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Debut: taking on Tudor's "tough girl.".

When Christiana Bennett was asked to dance the role of the "tough girl" in Antony Tudor's politically charged Echoing of Trumpets, she had plenty of emotional references to draw upon. The ballet is a grisly account of a small Czech village destroyed by the Nazis in 1942 and the brutal victimization of women at the hands of the soldiers. Bennett's rock-solid technique and stature (she is just under 5'9") immediately telegraphed a character who was not going to be psychologically crushed.

As she performed, Bennett would expand her chest, angle her shoulders, and turn her head proudly in profile, defining the character's strength through emotional restraint. Since 1963, when the ballet was created for the Royal Swedish Ballet, history has provided more than enough brutal acts of war. During opening week last spring, Bennett said her primary reference was a front-page story about the slaying of women and children in Iraq.

Bennett's character is one of three lead roles. Unlike her counterparts, the "tough girl" (as Tudor nicknamed the part) stands up to her Nazi oppressors. Bennett was the backbone for the other women in the dance. Donald Mahler, ballet master for the Antony Tudor Trust, who staged Echoing on BW, brought a video of the original Royal Swedish production to show the company, which Bennett studied. "Although I didn't want to imitate what I saw, I did want to stay true to Tudor's original intentions and express the raw feeling behind the work."

For Bennett, learning the movement and expression was only the first step. "Tudor's style is very specific. There is a precise track the upper body must follow. And the end position is no less defined; right to the placement of the palm. So it can feel very awkward at first, somewhat antiquated. Your upper body becomes very separate from the feet and legs."

For Bennett the rewards of the Tudor style are greater than the demands. "Dancing Tudor is cathartic for me, and every ballet is so different. In The Leaves are Fading, my part was calm and soothing. But as Carolyn in Lilac Garden, my challenge was to get through a complex series of emotions without using facial expression and to convey the feeling purely through the movement. And in Echoing, the emotion is out front."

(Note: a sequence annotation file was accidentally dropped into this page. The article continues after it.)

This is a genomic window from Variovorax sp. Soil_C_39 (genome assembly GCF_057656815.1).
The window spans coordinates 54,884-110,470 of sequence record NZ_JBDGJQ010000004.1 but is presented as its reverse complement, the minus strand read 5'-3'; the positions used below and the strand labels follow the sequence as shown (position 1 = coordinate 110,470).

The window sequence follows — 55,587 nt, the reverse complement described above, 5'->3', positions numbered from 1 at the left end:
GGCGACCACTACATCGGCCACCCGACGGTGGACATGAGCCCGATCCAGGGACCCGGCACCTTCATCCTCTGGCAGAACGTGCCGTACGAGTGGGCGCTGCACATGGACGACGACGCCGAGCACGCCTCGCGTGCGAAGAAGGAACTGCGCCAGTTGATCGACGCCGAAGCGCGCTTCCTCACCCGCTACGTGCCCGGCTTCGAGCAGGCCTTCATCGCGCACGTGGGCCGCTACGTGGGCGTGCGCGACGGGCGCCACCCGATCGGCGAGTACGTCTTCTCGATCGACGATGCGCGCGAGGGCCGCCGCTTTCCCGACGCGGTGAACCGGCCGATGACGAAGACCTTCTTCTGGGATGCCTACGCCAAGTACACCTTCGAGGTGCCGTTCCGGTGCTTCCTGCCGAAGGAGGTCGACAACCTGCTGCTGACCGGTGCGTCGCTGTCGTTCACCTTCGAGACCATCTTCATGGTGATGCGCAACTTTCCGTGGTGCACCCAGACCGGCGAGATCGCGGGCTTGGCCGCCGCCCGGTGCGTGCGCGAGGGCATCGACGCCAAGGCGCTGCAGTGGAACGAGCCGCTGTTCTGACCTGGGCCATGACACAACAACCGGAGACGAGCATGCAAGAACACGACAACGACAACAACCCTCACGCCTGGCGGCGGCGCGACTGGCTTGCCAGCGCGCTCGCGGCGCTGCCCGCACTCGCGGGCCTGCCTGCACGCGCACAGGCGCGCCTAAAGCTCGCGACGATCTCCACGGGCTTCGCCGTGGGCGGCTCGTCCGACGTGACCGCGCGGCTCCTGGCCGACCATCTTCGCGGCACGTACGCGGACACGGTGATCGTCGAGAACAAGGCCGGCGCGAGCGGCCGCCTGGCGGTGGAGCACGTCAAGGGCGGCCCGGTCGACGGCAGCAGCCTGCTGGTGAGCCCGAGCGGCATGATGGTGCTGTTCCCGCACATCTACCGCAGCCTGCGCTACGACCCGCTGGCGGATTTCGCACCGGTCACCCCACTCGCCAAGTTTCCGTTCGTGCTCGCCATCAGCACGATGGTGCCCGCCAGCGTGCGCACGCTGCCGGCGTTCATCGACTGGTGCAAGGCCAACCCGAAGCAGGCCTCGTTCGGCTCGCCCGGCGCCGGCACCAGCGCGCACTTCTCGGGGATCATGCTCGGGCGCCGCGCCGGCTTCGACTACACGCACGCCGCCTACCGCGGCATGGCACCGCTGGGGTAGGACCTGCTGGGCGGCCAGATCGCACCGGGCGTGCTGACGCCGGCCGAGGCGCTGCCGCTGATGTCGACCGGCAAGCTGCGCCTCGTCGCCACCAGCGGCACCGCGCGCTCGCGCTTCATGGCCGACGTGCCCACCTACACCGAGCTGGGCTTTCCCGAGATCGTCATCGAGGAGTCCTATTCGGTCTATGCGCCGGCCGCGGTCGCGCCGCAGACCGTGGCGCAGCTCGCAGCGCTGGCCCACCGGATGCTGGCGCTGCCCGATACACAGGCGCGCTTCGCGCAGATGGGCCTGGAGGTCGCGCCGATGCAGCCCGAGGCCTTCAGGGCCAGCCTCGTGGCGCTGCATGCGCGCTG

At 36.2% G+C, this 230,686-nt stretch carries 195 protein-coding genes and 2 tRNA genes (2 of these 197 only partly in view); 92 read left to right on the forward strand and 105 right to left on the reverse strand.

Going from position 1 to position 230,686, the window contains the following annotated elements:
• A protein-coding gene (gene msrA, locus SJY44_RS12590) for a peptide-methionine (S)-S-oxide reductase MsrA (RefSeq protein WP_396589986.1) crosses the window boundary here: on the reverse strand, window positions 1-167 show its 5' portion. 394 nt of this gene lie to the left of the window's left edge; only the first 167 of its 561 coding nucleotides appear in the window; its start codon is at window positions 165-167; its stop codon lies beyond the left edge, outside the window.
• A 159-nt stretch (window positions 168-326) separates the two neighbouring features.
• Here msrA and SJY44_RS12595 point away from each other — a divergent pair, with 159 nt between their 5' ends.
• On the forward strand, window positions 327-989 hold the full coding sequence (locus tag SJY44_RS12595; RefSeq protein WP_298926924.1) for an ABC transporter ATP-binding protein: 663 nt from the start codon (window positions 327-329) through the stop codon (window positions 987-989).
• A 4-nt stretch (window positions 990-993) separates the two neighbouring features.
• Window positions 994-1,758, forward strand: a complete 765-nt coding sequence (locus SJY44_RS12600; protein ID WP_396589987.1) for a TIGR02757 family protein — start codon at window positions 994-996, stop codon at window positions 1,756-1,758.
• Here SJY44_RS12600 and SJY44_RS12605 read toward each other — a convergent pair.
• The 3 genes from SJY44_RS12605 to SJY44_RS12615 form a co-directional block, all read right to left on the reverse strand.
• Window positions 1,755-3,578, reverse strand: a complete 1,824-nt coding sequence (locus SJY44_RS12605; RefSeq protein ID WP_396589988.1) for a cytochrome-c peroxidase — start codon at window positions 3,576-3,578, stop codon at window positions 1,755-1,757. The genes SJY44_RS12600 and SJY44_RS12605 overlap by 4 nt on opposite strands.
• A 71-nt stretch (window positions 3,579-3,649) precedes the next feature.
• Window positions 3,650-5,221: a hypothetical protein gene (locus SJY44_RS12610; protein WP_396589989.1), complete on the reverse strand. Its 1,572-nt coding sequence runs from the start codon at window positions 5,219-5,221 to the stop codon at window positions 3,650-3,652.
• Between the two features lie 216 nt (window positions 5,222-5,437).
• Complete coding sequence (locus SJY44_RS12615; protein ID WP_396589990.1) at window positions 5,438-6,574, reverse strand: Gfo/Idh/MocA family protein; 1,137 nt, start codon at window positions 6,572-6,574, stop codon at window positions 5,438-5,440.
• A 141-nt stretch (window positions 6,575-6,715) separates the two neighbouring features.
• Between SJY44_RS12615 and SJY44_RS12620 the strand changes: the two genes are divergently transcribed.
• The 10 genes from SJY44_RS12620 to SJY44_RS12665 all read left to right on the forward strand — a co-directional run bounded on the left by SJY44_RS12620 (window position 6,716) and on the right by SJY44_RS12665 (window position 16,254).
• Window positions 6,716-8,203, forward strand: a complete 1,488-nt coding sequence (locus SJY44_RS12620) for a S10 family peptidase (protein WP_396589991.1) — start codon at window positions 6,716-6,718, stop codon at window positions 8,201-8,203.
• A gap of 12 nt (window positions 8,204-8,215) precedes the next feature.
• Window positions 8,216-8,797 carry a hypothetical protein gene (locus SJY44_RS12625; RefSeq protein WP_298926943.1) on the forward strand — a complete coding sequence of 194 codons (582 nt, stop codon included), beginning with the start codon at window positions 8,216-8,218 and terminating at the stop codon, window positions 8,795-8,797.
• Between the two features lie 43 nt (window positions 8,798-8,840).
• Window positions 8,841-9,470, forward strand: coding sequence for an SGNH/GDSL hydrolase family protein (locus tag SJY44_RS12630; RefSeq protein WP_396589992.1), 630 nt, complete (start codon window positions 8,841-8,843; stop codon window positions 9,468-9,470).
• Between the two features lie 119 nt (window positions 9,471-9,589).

The most difficult part of Echoing comes at the end. The three women are left onstage as the soldiers return once again to abuse them. The choreography is a series of difficult lifts and partnering. At this point, the dancers are physically and emotionally exhausted, and Bennett said they knew it would require cool heads to get through the section. "So we sat down and listened to the music over and over. We rehearsed so we would be completely in sync with each other and know, without question, what was coming up. We relied on each other, which also reflected the story of the ballet."

Before coming to BW in 1999, Bennett trained and performed with Pacific Northwest Ballet. Once she joined BW, she rose from corps member to principal in five years, and during BW's last season performed Odette/Odile in Swan Lake and Juliet in former artistic director Jonas Kage's new production of Romeo and Juliet.

Bennett is always looking for the next challenge. But no matter what role she is performing, she has a constant wish for what she wants to accomplish.

"When I perform, I want the audience to go on the journey with me. I want them to feel what I'm feeling. I want them to hurt when I hurt. I want that connection," she says. "I don't ever want to be tentative about stepping onto the stage. I always want to be able to say, 'This is what I do. I love what I do. This is home.'"
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Author:Adams, Kathy
Publication:Dance Magazine
Article Type:Interview
Date:Nov 1, 2006
Words:635
Previous Article:This month: Ann Reinking.
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